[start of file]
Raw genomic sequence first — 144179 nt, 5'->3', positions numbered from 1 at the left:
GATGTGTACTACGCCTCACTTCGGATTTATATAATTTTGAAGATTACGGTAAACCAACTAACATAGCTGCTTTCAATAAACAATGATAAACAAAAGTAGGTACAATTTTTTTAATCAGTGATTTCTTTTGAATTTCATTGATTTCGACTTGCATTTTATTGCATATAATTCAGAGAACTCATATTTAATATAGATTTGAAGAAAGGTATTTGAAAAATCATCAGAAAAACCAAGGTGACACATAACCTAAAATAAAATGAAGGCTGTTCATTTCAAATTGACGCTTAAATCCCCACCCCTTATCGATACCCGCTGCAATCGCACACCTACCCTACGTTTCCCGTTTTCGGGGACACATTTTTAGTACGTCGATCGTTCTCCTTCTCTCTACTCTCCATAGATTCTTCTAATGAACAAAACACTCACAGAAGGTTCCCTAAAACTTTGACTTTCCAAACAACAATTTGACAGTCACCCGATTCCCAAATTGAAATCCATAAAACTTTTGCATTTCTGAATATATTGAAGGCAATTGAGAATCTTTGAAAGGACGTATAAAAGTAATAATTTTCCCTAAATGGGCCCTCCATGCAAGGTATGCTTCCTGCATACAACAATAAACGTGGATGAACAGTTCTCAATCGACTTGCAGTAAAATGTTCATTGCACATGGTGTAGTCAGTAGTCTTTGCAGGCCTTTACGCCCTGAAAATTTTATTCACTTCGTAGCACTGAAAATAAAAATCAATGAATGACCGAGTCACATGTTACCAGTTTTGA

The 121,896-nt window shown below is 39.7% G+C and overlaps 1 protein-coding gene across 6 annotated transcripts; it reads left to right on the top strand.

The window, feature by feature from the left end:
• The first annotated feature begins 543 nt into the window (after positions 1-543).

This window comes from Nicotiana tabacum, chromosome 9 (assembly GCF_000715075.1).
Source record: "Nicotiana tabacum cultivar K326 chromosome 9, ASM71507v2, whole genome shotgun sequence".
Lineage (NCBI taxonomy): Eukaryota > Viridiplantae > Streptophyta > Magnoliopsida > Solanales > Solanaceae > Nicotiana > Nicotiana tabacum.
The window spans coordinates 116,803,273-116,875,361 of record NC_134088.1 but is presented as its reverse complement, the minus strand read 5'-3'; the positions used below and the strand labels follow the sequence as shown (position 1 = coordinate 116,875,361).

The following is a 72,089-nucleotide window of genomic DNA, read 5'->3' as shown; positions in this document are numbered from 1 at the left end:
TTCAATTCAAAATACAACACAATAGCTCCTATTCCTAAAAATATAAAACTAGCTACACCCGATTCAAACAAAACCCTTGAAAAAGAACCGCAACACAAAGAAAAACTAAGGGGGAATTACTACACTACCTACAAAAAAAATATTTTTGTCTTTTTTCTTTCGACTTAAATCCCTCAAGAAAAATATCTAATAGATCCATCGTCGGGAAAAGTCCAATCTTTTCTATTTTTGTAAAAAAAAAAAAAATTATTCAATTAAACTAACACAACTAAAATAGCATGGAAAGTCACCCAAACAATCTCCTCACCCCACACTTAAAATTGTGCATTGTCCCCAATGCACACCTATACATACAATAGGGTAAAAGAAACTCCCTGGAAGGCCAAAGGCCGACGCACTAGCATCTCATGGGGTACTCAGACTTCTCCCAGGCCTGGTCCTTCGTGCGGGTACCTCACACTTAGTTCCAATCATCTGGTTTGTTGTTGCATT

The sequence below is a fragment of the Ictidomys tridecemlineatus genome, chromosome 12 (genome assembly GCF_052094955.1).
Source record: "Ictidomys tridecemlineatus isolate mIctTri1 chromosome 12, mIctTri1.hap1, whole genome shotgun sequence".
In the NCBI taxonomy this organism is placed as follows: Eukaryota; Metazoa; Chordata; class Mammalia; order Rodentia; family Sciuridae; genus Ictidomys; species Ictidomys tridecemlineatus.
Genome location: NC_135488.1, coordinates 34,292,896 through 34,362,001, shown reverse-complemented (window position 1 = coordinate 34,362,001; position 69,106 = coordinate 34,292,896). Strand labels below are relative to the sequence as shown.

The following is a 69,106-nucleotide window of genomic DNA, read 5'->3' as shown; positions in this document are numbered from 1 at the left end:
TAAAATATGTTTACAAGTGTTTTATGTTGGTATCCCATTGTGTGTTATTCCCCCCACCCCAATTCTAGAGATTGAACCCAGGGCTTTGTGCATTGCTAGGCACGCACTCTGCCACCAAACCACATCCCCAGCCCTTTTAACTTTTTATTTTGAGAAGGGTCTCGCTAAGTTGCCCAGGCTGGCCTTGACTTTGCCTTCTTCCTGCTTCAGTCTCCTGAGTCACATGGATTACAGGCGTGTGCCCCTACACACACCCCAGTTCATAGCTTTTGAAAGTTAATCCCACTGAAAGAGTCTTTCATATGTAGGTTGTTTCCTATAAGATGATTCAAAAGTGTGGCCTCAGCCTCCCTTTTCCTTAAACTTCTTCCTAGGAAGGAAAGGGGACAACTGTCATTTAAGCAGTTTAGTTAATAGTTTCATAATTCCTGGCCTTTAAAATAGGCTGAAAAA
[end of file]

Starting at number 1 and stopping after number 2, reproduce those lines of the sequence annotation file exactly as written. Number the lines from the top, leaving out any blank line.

Raw genomic sequence first — 144179 nt, 5'->3', positions numbered from 1 at the left:
GATGTGTACTACGCCTCACTTCGGATTTATATAATTTTGAAGATTACGGTAAACCAACTAACATAGCTGCTTTCAATAAACAATGATAAACAAAAGTAGGTACAATTTTTTTAATCAGTGATTTCTTTTGAATTTCATTGATTTCGACTTGCATTTTATTGCATATAATTCAGAGAACTCATATTTAATATAGATTTGAAGAAAGGTATTTGAAAAATCATCAGAAAAACCAAGGTGACACATAACCTAAAATAAAATGAAGGCTGTTCATTTCAAATTGACGCTTAAATCCCCACCCCTTATCGATACCCGCTGCAATCGCACACCTACCCTACGTTTCCCGTTTTCGGGGACACATTTTTAGTACGTCGATCGTTCTCCTTCTCTCTACTCTCCATAGATTCTTCTAATGAACAAAACACTCACAGAAGGTTCCCTAAAACTTTGACTTTCCAAACAACAATTTGACAGTCACCCGATTCCCAAATTGAAATCCATAAAACTTTTGCATTTCTGAATATATTGAAGGCAATTGAGAATCTTTGAAAGGACGTATAAAAGTAATAATTTTCCCTAAATGGGCCCTCCATGCAAGGTATGCTTCCTGCATACAACAATAAACGTGGATGAACAGTTCTCAATCGACTTGCAGTAAAATGTTCATTGCACATGGTGTAGTCAGTAGTCTTTGCAGGCCTTTACGCCCTGAAAATTTTATTCACTTCGTAGCACTGAAAATAAAAATCAATGAATGACCGAGTCACATGTTACCAGTTTTGA